Social Intelligence Maturity Model

The Social Intelligence Maturity Model

The abundance of social media data has created an opportunity for businesses to develop a deeper than ever understanding of their customers, competitors, and markets. With the huge volume of conversations taking place online every single day it’s now possible to uncover powerful consumer insights, in real time, on virtually any topic imaginable.

But this is still a nascent discipline, so how do you know whether your business is making the best use of social intelligence? Are you lagging behind competitors, or leading the pack? Maybe your entire industry is out of step with those already adopting best practice in this space, but it’s difficult to get a clear understanding of where exactly your organization sits on the spectrum.

That’s why we built the Social Intelligence Maturity Model.

This model looks at a range of factors relating to how your business is already using social data and consumer insights and gives you a score that indicates how advanced your social intelligence implementation is.

You can then use this information to understand whether your organization is at risk of falling behind competitors who may be further along this path, or if you’re already performing well and can use this to your advantage.

How the Model Works

Based on your responses to a short online assessment, the Social Intelligence Maturity Model will place you into one of three categories:

  • Exploring: Still in the early stages of social intelligence adoption, trying out different use cases within your business.
  • Competing: Routinely using social data to identify consumer insights, with processes and frameworks in place, but still room for more advanced application of the technology in your organization.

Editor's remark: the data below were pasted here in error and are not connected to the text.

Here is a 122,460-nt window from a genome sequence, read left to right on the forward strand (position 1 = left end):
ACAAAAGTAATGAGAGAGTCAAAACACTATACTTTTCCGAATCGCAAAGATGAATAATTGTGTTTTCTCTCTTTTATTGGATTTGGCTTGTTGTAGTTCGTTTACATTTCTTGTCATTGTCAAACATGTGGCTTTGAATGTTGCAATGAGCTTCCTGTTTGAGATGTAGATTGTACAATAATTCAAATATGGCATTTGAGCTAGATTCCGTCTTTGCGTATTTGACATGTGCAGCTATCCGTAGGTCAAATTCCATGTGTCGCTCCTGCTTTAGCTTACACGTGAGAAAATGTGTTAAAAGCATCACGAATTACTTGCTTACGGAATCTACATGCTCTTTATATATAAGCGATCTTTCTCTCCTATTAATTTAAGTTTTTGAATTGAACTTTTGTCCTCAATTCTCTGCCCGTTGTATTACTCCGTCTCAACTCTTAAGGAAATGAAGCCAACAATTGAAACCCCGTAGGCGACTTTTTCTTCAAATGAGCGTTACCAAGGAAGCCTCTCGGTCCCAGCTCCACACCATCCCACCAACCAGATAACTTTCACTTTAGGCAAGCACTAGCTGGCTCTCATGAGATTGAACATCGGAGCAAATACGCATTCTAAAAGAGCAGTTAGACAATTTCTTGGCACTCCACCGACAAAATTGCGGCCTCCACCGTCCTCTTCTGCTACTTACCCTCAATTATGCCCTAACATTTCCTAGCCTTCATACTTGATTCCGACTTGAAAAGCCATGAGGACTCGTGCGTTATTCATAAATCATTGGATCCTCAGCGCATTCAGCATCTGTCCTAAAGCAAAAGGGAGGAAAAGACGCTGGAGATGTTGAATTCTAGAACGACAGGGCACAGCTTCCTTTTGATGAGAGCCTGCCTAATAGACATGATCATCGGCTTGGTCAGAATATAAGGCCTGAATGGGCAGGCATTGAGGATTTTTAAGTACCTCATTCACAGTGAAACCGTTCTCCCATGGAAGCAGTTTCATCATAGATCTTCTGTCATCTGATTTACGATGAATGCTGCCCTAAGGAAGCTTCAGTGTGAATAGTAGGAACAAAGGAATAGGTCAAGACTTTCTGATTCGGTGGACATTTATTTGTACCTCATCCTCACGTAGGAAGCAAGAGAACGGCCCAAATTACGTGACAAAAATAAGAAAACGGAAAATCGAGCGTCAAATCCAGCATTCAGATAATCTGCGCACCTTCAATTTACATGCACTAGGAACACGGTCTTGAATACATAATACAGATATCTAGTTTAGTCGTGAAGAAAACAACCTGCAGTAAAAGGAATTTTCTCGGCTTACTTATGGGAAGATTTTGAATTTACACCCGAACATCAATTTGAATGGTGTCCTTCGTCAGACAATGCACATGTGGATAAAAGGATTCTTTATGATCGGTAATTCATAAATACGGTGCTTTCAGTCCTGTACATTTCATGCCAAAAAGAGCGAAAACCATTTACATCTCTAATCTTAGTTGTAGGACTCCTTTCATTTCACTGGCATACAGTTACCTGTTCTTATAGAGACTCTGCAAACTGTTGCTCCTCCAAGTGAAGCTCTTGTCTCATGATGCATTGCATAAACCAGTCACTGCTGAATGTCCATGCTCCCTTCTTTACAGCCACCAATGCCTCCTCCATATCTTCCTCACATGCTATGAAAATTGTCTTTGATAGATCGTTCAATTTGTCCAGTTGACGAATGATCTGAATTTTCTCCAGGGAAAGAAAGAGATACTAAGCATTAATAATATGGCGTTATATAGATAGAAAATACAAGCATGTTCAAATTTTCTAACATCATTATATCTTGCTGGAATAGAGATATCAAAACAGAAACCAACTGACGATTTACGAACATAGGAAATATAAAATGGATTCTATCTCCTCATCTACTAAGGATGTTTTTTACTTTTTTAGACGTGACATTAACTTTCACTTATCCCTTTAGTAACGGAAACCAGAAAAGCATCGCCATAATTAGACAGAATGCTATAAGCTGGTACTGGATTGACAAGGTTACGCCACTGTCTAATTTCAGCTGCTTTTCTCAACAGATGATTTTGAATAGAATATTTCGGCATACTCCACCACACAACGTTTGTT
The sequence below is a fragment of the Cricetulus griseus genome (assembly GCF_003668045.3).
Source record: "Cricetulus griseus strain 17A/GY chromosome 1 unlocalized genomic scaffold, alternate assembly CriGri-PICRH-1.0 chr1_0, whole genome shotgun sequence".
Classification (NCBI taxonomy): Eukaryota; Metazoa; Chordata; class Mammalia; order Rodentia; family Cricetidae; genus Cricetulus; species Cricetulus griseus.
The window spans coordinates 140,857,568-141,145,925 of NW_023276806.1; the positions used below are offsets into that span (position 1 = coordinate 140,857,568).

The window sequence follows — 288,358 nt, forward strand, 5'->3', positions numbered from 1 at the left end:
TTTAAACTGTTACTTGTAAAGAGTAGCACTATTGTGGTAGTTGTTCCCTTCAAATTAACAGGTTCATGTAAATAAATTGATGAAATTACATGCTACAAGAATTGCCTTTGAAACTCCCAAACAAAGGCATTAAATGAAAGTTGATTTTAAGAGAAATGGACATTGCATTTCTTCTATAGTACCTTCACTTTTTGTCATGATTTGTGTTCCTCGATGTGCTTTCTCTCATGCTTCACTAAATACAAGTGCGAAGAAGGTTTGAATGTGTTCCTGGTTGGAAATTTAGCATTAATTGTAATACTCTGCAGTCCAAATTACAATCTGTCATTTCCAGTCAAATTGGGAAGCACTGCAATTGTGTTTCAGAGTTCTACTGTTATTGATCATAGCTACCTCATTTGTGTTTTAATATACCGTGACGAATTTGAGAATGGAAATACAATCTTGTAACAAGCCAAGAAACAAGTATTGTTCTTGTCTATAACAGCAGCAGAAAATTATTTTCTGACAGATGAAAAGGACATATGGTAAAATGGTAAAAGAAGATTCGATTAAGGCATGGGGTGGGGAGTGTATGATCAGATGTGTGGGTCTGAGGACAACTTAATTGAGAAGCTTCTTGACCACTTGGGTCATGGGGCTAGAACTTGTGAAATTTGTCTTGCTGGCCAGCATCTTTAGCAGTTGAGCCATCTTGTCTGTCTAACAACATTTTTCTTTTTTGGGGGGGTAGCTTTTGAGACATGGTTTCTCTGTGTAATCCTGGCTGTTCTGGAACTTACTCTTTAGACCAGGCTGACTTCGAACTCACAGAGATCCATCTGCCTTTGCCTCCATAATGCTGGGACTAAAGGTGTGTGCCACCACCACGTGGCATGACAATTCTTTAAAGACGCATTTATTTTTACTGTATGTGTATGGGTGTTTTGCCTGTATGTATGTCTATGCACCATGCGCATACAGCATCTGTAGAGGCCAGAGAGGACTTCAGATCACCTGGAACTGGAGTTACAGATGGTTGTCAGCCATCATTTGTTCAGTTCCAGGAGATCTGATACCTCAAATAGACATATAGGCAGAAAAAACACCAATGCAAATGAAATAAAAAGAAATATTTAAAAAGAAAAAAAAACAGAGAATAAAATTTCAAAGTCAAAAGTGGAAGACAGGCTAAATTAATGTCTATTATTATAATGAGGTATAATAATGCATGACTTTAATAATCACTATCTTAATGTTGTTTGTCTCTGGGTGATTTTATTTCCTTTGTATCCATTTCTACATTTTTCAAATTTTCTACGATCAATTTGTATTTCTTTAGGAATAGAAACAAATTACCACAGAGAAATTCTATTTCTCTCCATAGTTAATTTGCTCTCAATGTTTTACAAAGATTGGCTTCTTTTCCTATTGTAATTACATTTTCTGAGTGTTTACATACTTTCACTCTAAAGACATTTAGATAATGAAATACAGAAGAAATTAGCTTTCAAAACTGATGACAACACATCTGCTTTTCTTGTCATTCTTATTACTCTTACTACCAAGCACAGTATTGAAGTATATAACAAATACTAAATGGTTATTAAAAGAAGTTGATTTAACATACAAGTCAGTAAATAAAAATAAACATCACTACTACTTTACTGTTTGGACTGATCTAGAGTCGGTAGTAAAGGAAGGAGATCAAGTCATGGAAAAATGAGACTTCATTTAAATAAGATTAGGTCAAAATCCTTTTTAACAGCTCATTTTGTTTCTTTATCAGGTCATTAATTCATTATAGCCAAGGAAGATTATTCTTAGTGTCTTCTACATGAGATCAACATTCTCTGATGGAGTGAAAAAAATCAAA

• Disrupting: Leading the pack with sophisticated and innovative applications of social intelligence across multiple areas of your business.

The category your business is placed in will depend on the overall score which is calculated from the responses you give to the model’s assessment questions. These questions have been carefully designed by a team of market research, social data, and consumer insights industry experts to accurately assess how an organization is using social intelligence.

There are nine questions in total, covering three pillars of social intelligence maturity:

1)      Application: which common social intelligence use cases a business is already using social intelligence for, if at all.

2)      Adoption: how widely used social intelligence is across the organization’s different teams, and how many employees are working on it.

3)      Execution: how sophisticated the application of social intelligence is within an organization, and how well consumer insights are used to benefit the business.

The assessment can be taken online and completed in a few minutes, although before you start it’s a good idea to make sure you have a full understanding of how social listening/intelligence is used in your business. If possible, have somebody with a comprehensive knowledge of your social listening program participate so they will be able to answer all of the questions accurately and in detail, to ensure the model has the best information to work with.